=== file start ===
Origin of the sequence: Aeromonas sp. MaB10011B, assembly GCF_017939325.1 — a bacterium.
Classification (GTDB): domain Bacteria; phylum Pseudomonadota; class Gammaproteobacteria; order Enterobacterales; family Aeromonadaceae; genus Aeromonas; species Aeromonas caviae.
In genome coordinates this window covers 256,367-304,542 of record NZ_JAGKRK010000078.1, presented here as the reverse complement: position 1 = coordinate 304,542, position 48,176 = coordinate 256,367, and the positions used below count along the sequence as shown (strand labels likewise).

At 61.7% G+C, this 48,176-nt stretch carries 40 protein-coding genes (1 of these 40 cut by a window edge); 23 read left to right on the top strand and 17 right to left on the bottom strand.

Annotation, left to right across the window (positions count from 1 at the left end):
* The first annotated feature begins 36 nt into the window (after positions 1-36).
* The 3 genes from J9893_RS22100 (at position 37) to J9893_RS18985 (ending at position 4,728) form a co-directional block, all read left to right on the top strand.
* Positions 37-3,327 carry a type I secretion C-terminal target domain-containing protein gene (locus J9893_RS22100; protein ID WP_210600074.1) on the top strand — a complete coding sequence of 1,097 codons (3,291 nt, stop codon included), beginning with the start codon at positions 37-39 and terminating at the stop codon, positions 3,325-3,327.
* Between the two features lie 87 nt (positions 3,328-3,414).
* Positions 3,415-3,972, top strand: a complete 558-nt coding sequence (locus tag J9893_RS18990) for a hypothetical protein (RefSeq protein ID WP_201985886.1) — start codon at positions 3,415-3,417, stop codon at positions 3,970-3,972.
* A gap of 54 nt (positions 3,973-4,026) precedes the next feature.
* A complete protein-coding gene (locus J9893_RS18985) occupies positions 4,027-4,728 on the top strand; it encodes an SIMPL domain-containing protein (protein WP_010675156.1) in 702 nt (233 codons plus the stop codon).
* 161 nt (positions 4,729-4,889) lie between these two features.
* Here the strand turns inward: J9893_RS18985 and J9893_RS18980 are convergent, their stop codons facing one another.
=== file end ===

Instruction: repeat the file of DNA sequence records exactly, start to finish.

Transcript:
Origin of the sequence: Aeromonas sp. MaB10011B, assembly GCF_017939325.1 — a bacterium.
Classification (GTDB): domain Bacteria; phylum Pseudomonadota; class Gammaproteobacteria; order Enterobacterales; family Aeromonadaceae; genus Aeromonas; species Aeromonas caviae.
In genome coordinates this window covers 256,367-304,542 of record NZ_JAGKRK010000078.1, presented here as the reverse complement: position 1 = coordinate 304,542, position 48,176 = coordinate 256,367, and the positions used below count along the sequence as shown (strand labels likewise).

At 61.7% G+C, this 48,176-nt stretch carries 40 protein-coding genes (1 of these 40 cut by a window edge); 23 read left to right on the top strand and 17 right to left on the bottom strand.

Annotation, left to right across the window (positions count from 1 at the left end):
* The first annotated feature begins 36 nt into the window (after positions 1-36).
* The 3 genes from J9893_RS22100 (at position 37) to J9893_RS18985 (ending at position 4,728) form a co-directional block, all read left to right on the top strand.
* Positions 37-3,327 carry a type I secretion C-terminal target domain-containing protein gene (locus J9893_RS22100; protein ID WP_210600074.1) on the top strand — a complete coding sequence of 1,097 codons (3,291 nt, stop codon included), beginning with the start codon at positions 37-39 and terminating at the stop codon, positions 3,325-3,327.
* Between the two features lie 87 nt (positions 3,328-3,414).
* Positions 3,415-3,972, top strand: a complete 558-nt coding sequence (locus tag J9893_RS18990) for a hypothetical protein (RefSeq protein ID WP_201985886.1) — start codon at positions 3,415-3,417, stop codon at positions 3,970-3,972.
* A gap of 54 nt (positions 3,973-4,026) precedes the next feature.
* A complete protein-coding gene (locus J9893_RS18985) occupies positions 4,027-4,728 on the top strand; it encodes an SIMPL domain-containing protein (protein WP_010675156.1) in 702 nt (233 codons plus the stop codon).
* 161 nt (positions 4,729-4,889) lie between these two features.
* Here the strand turns inward: J9893_RS18985 and J9893_RS18980 are convergent, their stop codons facing one another.